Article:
Nice event acts as ‘warm up’ for Munich
It was nice to be in Nice. Once IAAPA announced it was to stage a second Euro Attractions Show (EAS) in Munich later in the year, some wondered if the planned January event on French Riveria would be worth bothering with at all. Happily, reports Owen Ralph, it wasn’t a waste of time.
Taking place from Wednesday to Friday, January 23 to 25, at the Acropolis Palace of Congress and Expositions in Nice, the venue was a little bit shabby, and the outdoor exhibits (mainly inflatables) slightly out of the way, located as they were across the road from the main hall.
Most visitors probably thought they were heading to the larger half of the Acropolis, as pictured in the event’s publicity material, but in the event this was only used for the EAS Welcome Reception on Wednesday evening, another successful and well-attended (1,300) social gathering, as this particular fixture always is.
There were mixed reports on Thursday night’s EAS Gala in the millionaires’ playground of Monte Carlo. Tickets were priced to match at an over-inflated €168 each, for which you would exhibit really first class food and drink. By all accounts, it wasn’t bad, though the “Cirque” style entertainment was better. As for the venue, the Fairmont Hotel, one attendee told us: “Once you were inside it could have been any room, anywhere.” However good or bad the party, over 600 did attend, but IAAPA really needs to rethink its elitist pricing policy for these events unless it wants to create some sort of amusement industry apartheid.
Back in Nice, value for money was offered by the EAS education programme, with a full series of seminars running throughout the show, plus various private gatherings and receptions including a well-supported Thursday morning members’ meeting of SNELAC, the French trade association. On Friday morning a behind the scenes tour was offered of Marineland in the neighbouring resort of Antibes.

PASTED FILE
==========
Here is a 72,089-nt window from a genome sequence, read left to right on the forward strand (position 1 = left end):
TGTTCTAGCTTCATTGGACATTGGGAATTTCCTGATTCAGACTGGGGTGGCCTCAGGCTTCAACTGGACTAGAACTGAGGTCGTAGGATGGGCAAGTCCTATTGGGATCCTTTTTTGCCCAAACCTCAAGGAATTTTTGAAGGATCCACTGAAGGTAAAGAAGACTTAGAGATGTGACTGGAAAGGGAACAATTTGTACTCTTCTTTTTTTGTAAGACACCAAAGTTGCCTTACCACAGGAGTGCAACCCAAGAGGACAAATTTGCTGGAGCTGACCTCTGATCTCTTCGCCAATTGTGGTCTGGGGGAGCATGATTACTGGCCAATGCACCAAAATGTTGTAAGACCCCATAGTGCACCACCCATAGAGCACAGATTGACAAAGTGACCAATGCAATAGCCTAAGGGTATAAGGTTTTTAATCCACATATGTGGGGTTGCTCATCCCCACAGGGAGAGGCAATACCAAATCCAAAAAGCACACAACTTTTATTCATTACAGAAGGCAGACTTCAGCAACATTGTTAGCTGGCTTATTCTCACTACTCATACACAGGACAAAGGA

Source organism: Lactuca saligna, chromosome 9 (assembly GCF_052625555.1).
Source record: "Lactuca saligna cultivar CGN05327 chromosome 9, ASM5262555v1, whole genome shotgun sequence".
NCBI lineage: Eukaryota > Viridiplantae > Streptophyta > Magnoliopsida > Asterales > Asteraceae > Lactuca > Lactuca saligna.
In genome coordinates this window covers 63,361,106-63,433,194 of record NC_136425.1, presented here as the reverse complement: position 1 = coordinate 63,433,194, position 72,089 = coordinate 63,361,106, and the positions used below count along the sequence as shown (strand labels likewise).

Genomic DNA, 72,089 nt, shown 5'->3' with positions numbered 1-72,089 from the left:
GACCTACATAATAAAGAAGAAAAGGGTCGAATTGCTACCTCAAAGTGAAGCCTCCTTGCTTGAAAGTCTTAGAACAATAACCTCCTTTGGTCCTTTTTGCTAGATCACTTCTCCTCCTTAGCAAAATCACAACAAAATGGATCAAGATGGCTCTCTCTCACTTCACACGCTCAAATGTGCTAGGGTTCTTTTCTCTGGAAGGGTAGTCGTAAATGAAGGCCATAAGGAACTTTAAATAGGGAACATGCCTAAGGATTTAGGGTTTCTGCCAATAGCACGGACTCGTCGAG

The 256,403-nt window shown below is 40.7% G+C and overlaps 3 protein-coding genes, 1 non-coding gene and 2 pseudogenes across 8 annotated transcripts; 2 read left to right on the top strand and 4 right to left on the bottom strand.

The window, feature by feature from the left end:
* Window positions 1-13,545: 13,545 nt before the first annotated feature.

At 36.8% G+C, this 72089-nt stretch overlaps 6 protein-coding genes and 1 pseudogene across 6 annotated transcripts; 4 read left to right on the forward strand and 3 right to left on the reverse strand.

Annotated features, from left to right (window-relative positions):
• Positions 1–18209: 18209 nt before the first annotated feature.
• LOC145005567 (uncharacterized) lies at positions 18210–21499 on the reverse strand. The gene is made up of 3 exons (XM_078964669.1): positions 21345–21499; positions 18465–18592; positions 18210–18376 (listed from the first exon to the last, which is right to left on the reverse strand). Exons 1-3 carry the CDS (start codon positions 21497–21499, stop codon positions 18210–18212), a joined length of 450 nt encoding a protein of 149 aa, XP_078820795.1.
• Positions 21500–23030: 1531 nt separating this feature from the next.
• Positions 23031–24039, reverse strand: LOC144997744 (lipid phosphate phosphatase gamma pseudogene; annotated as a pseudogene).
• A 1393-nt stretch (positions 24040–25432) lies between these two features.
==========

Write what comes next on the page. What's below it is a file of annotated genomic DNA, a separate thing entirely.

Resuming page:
The Côte d’Azur setting suited many visitors to the exhibition, particularly those from Northern Europe, who were able to enjoy mild and sunny weather for the time of year. As such several stayed on after the show and made a weekend of it.
Opening hours were relaxed; with an 11am start the first two days and a 3pm finish on the last. More than 5,000 people visited over the three days, over 2,000 down on last year’s record-breaker in Seville, but still a respectable figure considering it’s not the only EAS this year.
“Everybody is looking forward now to Munich, and most of the exhibitors took Nice as a warm up for Munich,” remarked EAS board member Wieland Schwarzkopf.
Although there was a handful of big names missing in Nice – B&M, Bertazzon and Gerstlauer for example – the 247 companies participating represented only a slight dip from Seville. What several exhibitors did do was scale down their presentations to leave some money left for Munich. In total exhibits covered 7,800 net square metres of space.
Ulla Harrison, general manager of French park Walibi Rhône-Alpes, and also chair of the EAS education advisory committee, told Park World: “This year’s’ show floor is the best I have seen at EAS, we have finally reached the professional standard of IAAPA in the US. It’s smaller than before, but the big brands are here, as well as many smaller vendors, especially in the theming sector.”